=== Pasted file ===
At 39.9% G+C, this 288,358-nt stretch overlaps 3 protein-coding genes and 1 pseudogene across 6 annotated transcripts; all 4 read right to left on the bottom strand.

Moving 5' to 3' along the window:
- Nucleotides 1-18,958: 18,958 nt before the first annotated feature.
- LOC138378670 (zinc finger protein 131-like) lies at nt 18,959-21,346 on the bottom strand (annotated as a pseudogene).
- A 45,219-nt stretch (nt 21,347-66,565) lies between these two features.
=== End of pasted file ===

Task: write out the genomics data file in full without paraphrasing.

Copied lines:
At 39.9% G+C, this 288,358-nt stretch overlaps 3 protein-coding genes and 1 pseudogene across 6 annotated transcripts; all 4 read right to left on the bottom strand.

Moving 5' to 3' along the window:
- Nucleotides 1-18,958: 18,958 nt before the first annotated feature.
- LOC138378670 (zinc finger protein 131-like) lies at nt 18,959-21,346 on the bottom strand (annotated as a pseudogene).
- A 45,219-nt stretch (nt 21,347-66,565) lies between these two features.